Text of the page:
Are  Christian Zionists only excited about the restoration of the State of  Israel because of a particular belief concerning the End Times, which  says that the regathering of the Jews to their ancient homeland is a  necessary prerequisite for the return of the Christian Messiah?

This  question is frequently accompanied by the concern that Christian  Zionists could care less about what happens to Jews during the  fulfillment of End Time events. This uneasiness is somewhat justified  due to particular beliefs that have been popularized in recent decades.  However, these relatively recent interpretations do not account for two  millennia of biblically based Christian belief in the eventual  restoration of the Jewish people to the land of Israel.

Non-Zionist Protestants and Replacement Theology

Interestingly  enough, Jewish apprehension about a particular interpretation of End  Time events being the motivation behind Christian support for Israel is  actually quite similar to a common criticism leveled at Christian  Zionism by Protestants who are not Zionists.

The  difference in belief between non-Zionist Protestants and Christian  Zionists in relation to Jews and the Jewish State is the result of an  allegorical method of biblical interpretation versus a more literal one.  An allegorical reading of Scripture ignores or reinterprets the  biblical emphasis on an eternal covenant between God and the Jewish  people and contributes to a false theology known as replacement  theology. This interpretation stands in stark contrast to the  understanding of what the Scriptures say about a future for Israel and  the Jewish people that comes from a more literal reading of the text.

Many  biblical scholars will acknowledge that the primary focus of the Hebrew  Bible has to do with a covenant between God and a particular people and  land – specifically, the Jewish people and the land of Israel. However,  they will often ignore the eternal aspect of that covenant and insist  that the Christian Testament drops the focus on a particular land and people and replaces it with a universal vision for all peoples. This contributes to the non-Zionist Protestant  belief that  there is nothing theologically or historically significant  about the restoration of the Jewish State in its ancient homeland.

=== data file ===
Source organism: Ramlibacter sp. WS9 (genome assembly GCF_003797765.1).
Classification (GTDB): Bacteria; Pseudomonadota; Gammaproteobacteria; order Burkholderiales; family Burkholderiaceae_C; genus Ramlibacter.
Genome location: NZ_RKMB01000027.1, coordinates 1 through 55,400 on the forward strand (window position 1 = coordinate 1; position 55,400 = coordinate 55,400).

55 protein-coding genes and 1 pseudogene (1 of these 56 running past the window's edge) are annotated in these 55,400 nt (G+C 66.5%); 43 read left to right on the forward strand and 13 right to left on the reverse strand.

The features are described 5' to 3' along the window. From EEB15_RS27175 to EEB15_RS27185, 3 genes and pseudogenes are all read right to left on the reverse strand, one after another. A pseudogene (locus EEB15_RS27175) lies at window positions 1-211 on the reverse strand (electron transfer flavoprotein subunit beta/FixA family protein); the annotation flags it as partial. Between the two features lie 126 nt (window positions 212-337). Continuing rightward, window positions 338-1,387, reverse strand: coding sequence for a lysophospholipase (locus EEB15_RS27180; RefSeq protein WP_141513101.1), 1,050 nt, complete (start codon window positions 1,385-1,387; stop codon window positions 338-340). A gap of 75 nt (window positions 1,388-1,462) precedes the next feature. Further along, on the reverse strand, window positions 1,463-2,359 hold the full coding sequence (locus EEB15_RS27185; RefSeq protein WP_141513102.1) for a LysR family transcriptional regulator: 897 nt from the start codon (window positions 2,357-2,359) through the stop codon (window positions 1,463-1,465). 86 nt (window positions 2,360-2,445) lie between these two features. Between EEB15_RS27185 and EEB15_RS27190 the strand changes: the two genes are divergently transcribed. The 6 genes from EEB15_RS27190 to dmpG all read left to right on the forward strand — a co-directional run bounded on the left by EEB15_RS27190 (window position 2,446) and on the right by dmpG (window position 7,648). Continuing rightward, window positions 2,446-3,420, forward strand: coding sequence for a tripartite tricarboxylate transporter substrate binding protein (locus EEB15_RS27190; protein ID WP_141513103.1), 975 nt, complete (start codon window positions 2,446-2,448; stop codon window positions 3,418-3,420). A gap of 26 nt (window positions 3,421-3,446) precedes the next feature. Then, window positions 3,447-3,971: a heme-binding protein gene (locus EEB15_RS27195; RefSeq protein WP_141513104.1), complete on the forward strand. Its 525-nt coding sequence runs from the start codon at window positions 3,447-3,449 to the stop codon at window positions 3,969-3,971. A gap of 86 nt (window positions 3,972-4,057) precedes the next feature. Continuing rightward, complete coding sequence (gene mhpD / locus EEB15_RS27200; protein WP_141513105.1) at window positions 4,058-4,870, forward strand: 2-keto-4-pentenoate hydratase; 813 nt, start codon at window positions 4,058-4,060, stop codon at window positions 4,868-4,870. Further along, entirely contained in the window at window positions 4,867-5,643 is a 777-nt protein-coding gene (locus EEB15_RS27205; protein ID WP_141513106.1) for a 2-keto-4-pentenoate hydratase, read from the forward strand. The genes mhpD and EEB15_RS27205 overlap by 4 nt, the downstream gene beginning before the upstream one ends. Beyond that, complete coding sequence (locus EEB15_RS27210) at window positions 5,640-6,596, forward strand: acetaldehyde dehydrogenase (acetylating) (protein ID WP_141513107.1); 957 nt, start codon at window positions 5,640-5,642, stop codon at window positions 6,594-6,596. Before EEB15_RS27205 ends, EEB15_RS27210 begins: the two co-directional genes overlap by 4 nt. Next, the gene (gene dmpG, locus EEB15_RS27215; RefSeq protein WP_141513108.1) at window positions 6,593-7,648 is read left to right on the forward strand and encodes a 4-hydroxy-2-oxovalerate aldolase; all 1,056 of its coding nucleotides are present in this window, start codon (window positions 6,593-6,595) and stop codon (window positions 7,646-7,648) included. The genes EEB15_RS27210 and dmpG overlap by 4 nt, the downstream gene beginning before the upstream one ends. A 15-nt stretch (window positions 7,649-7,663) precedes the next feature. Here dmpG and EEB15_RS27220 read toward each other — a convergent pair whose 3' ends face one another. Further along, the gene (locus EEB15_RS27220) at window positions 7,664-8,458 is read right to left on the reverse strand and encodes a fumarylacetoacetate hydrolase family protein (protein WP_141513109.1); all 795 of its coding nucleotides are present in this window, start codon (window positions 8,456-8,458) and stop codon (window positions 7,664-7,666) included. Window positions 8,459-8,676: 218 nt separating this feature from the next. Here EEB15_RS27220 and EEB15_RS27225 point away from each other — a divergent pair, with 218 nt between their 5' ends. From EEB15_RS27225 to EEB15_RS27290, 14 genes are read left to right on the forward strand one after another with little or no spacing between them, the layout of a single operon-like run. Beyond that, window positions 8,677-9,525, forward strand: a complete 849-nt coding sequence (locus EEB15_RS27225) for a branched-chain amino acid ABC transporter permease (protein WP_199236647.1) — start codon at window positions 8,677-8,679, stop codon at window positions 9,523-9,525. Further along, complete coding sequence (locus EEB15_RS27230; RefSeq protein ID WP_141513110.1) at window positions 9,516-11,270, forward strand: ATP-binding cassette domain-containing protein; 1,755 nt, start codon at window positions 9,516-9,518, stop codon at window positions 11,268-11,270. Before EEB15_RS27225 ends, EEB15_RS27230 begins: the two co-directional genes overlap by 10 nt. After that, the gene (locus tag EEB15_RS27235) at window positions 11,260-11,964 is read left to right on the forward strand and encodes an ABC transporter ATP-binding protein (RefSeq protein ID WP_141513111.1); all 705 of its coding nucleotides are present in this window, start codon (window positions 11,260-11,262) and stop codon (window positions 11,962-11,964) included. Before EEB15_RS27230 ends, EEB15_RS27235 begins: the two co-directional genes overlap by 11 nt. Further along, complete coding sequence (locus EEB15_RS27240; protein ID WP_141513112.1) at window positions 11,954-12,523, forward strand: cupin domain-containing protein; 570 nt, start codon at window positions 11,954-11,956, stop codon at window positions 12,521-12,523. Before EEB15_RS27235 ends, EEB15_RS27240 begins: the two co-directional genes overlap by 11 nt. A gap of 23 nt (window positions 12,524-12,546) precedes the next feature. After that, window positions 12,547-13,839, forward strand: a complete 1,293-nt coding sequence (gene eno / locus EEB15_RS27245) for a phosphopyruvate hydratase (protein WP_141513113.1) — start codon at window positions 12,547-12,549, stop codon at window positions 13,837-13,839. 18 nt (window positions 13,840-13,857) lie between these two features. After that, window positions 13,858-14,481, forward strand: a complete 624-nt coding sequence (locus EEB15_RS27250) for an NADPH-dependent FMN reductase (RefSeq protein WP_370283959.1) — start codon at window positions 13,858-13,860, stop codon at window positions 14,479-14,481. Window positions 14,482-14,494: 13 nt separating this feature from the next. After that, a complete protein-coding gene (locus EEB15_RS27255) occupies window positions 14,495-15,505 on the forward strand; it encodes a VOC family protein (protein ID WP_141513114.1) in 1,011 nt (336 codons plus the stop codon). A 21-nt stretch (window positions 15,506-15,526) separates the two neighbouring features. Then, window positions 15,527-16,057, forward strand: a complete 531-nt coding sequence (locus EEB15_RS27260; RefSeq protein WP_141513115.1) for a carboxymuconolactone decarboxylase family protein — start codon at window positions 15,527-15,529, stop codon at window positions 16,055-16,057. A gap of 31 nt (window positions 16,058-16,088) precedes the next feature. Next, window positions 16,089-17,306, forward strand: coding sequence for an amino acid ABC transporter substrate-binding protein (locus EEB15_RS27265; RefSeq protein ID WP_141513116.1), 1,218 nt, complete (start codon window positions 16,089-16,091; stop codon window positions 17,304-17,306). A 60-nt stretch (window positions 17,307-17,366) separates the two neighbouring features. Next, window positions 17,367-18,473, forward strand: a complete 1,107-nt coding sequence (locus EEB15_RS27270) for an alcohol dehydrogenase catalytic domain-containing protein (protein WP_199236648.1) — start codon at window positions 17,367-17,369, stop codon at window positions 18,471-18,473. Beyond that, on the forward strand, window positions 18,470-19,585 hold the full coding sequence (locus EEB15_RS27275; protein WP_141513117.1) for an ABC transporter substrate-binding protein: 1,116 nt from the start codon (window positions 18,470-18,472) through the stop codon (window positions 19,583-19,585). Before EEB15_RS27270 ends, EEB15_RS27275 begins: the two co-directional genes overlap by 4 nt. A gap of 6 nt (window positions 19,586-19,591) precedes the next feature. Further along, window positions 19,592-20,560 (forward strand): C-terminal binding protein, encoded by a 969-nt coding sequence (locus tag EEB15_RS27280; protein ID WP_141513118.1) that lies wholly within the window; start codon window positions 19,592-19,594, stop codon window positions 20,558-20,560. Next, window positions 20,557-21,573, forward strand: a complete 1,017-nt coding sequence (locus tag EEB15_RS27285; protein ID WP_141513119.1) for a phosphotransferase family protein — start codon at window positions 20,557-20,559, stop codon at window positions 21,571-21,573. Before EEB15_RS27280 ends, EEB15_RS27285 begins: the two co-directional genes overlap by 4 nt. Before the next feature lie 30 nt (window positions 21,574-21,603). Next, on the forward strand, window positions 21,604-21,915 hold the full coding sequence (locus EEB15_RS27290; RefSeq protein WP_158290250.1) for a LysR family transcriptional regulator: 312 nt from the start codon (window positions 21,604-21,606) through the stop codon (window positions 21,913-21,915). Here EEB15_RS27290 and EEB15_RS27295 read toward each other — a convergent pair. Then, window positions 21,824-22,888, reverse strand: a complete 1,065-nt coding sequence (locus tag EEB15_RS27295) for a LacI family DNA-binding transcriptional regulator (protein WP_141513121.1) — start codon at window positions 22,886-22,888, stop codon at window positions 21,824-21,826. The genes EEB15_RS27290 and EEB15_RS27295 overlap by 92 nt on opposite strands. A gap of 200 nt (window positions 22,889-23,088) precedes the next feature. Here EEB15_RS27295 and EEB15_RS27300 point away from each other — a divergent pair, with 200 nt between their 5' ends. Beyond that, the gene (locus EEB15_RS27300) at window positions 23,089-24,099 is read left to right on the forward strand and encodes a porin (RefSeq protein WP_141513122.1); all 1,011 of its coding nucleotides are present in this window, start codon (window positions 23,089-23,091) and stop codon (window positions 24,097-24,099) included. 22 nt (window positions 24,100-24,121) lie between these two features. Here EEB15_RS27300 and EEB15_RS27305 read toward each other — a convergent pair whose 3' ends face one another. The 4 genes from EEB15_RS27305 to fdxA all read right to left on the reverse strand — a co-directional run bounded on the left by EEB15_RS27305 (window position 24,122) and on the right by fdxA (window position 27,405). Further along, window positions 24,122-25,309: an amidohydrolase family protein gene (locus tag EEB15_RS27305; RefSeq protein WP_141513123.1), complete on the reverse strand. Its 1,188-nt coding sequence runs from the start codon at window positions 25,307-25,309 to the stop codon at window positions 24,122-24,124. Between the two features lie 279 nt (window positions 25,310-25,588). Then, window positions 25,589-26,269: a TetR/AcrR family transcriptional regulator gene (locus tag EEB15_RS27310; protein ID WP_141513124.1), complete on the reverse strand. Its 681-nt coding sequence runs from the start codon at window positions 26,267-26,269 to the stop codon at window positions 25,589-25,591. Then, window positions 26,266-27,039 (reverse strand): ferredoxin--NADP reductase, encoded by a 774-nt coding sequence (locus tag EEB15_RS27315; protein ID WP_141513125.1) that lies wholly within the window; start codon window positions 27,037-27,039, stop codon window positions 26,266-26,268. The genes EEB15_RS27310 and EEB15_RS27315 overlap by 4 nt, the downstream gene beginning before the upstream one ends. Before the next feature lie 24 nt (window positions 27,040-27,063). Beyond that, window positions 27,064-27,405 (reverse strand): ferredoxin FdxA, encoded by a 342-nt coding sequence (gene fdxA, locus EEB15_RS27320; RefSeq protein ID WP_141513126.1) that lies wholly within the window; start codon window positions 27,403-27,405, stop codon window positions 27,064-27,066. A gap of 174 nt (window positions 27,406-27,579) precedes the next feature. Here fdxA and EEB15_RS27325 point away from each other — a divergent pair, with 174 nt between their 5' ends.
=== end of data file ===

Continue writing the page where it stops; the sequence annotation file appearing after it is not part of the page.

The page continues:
As a result of allegorical interpretation, references to Eretz Yisrael, the literal land of Israel, are often replaced in the Christian Testament with a Greek word that is usually translated as the whole earth, and wherever the word Israel appears, it is interpreted as a reference to the Church. Similarly, references to Jews as the people of God are interpreted to mean Christians.

These  erroneous conclusions form the foundation of replacement theology,  which is a fallacious belief system that concludes that Christians and  the Church have replaced Jews and Israel in the purposes of God.

According to those who adhere to this false theology, the only ones who believe that the New Testament recognizes the particular land and people of Israel are those who also adhere to a certain  interpretation of End Time events, in which all Jews will return to  Israel in preparation for a final epic battle in the Valley of Megiddo  that must transpire in order for Messiah to come.

This  interpretation – similar to the source of Jewish apprehension about  Evangelical support for Israel – leads to false conclusions that one:  Evangelicals are only interested in the restoration of Israel because it  is a necessary step in the End Times scenario, and two: that  Evangelicals do not care about all the Jews who will be killed in the  battle of Armageddon.

In  response to this understandable and justified concern, it is important  to note two things. The first is that it would be very difficult to find  Evangelicals who do not genuinely care about the future of the Jewish  people. Second, adherence to a particular End Times belief as the  motivating force behind Evangelical support for the reestablishment of  the Jewish State would also be rare. Indeed, while the beliefs that  cause apprehension have been popularized in recent decades, they are not  representative of the underpinnings of Evangelical support for Israel,  which is deeply rooted in a biblical foundation that goes back to the  beginning of Christianity.

The Biblical Foundation of Historic Christian Zionism

The bedrock of Christian Zionism is the Hebrew Bible, in which the berit olam – the eternal covenant between God and Israel – is the central story  throughout, and the promise of a particular land is at the heart of that  covenant. The history begins in Genesis 12, where God took the  initiative to take a certain people to himself, and then give that  people a specific land. Centuries later, when the Jewish people were in  exile, the Hebrew prophets declared that the land was still theirs.